The art of life is knowing when to give ourselves over to the Great Sea of Life, and allow it to carry us where it will—is knowing that we are afloat upon the Great Sea of Life at all times, in all places, being carried about as it will, so that we do not “give ourselves over to it,” so much as “recognize what is going on,” and “give ourselves over to that,” in a “Thy will, not mine, be done,” kind of way (With the “Thy” being the Great Sea of Life).
· The sage does things as they should be done. Which is to say that things are usually done as they should not be done. Which is to say it is better to do things as they should be done, than to do them as they should not be done. But even the “should not be” fits into all things being exactly what it should be in time. We are partial to the sage. Wisdom is preferred over folly. Why then do we persist in folly? Why do we nor make it our life to do what needs to be done, when it needs to be done, where it needs to be done, the way it needs to be done, because it needs to be done, with nothing in it for us beyond the joy of doing it, and the satisfaction of having done it using the gifts/daemon/genius/shtick/virtues/talents/etc. that came with us from the womb (Our original nature)—in each situation as it arises, throughout the rest of time? There is nothing beyond this to seek, or do, or want, or get, or attain, or acquire, or have. This is Lived Spirituality: Who we are connected with the conditions and circumstances, the here and now, of our life in the physical world. Living in balance and harmony, Mythos with Logos, Psyche with Soma, Soul with Body, day by day, situation by situation, all our life long.
Don’t worry about it, just live your life, the life that is yours to live, in the time and place of your living, and let that be that. Let your detractors be your detractors, and your critics be your critics, and your supporters be your supporters, and your fans be your fans… Let those who are against you be those who are against you, and let those who are for you be those who are for you, and don’t be undone, or impressed, or distracted by any of it. Live on! Live on!
We know enough. We don’t have to know everything. Live toward the best you can imagine based on what you know right now, in light of what is called for in the situation at hand. What more you need to know will become apparent over time.
We work with the givens (With our original nature and the resources available to us) in doing what needs to be done, which is perceived by those with eyes to see, ears to hear, and a heart that understands, in each situation as it arises.
It takes a lot of looking to be able to see, a lot of listening to be able to hear, a lot of asking, seeking and knocking to be able to understand. It takes a lot of living to be able to be awake, aware and alive. Don’t wait until you have it down. You won’t live that long.
Stepping aside, and letting life have its way with us, is a test of faith, of our capacity to trust ourselves to life unknowing, confident only that stepping aside is the right thing to do at that point in our life.
Oneness is the fundamental presumption. As is emptiness. As is nothingness. Quick! Which is it?
It is said, “Those who live by the sword, die by the sword.” What isn’t said, but is also true, is that those who don’t live by the sword, die by the sword, or by those who wield the sword. Existence is violent. “Life eats life.” Peace hinges upon the cooperative, unilateral, good will of all concerned in the work to produce and maintain peace. If you think that’s easily arranged, try pulling it off in your family of origin.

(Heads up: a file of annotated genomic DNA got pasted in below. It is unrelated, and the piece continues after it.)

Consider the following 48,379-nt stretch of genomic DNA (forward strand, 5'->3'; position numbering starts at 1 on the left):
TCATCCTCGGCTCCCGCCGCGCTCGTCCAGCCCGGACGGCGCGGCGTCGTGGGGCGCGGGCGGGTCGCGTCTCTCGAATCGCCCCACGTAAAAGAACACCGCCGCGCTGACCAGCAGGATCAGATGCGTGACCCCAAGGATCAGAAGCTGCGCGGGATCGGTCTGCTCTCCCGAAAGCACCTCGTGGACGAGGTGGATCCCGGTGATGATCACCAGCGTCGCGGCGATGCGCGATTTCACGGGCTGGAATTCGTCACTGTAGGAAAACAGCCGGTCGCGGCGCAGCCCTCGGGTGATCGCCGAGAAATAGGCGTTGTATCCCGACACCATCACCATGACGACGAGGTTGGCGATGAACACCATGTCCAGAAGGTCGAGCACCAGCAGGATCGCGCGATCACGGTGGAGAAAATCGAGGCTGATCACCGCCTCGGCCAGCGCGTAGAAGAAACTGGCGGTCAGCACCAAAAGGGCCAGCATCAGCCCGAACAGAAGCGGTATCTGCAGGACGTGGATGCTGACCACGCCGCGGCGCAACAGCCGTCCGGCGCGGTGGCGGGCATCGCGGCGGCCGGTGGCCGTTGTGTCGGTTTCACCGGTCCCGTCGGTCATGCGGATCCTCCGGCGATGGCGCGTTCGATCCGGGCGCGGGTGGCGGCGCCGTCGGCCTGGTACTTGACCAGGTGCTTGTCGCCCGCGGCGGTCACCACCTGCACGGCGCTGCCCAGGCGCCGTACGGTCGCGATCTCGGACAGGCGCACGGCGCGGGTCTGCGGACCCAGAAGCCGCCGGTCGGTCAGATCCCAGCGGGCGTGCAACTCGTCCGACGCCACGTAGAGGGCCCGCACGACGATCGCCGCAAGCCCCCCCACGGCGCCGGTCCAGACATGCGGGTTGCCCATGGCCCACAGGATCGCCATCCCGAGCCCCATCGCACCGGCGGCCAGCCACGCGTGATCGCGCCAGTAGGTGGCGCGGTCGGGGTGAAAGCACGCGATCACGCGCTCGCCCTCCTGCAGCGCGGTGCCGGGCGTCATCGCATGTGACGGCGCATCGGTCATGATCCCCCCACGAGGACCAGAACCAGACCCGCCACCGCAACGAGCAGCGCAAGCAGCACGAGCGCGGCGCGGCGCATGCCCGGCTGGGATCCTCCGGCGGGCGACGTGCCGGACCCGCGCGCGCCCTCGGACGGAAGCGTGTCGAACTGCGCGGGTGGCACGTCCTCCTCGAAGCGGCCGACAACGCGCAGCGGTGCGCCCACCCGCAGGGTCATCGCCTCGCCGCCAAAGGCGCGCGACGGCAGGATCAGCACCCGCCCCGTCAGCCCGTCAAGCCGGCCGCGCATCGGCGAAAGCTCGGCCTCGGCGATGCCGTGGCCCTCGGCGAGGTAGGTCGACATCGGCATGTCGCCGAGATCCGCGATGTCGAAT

What is this “No!” to violence from those who say “Say Yes to life!” and “Everything moves in oneness,” and “Nothing in the world is separate, unworthy, or lost”? Violence, harmony, impartiality, indifference—all is a part of the path. When to be violent, and when to be non-violent, is the question. Both violence and non-violence have their place in the field of action. To embrace all is to embrace ALL. It is to say, “Yes!” to “No!” And to do what needs to be done, regardless of what that might be.
Respond to your circumstances by doing what is called for in the situation as it arises! That’s the plan for the rest of your life
The sage doesn’t worry about it, but the sage knows about it.
What do we want? What is it that we cannot get enough of? What is the need that goes unmet, and sends us forever crashing into the limits of our life? What are we after? How does that interfere with what is being asked of us? With what is important? With what needs to be done?
Trying to have more than we can have—or have any business having—ravages the countryside, and rends the hearts, in every country. n do we have what we need? When can we be content, satisfied, rest easily, not worry, trust ourselves to our life, assured that we will always have what it takes to deal appropriately with our circumstances? The way that is the way is not the way to what we want. To have all that we want is to have more than we have, always. Trying to have more than we can have is the end of the world as we know it.
Balance and harmony are not achieved, done and that’s it. They are not steady states of being. There are no steady states of being (I say that a lot to drive home the point). Life is movement. Compensation. Adjustment. Readjustment. Sometimes yes, sometimes no. We live in the service of what needs to happen here and now, without preconceived notions of what that might be. Sometimes disruption. Sometimes chaos. It is ad-lib all the way, and we are surprised to find ourselves doing what we do, having done what we have done, in the work of balance and harmony.
The sage doesn’t have to have things be different than they are, but has eyes to see what is possible, and assists in the movement-to-the-good that is a potential in every moment. We live toward the best we can imagine in the situation as it arises, and let nature take its course.
Some futures are better than others. Some things are to be preferred over others. All states of being are not equal. It matters how we live, and what we live toward, and what we live away from.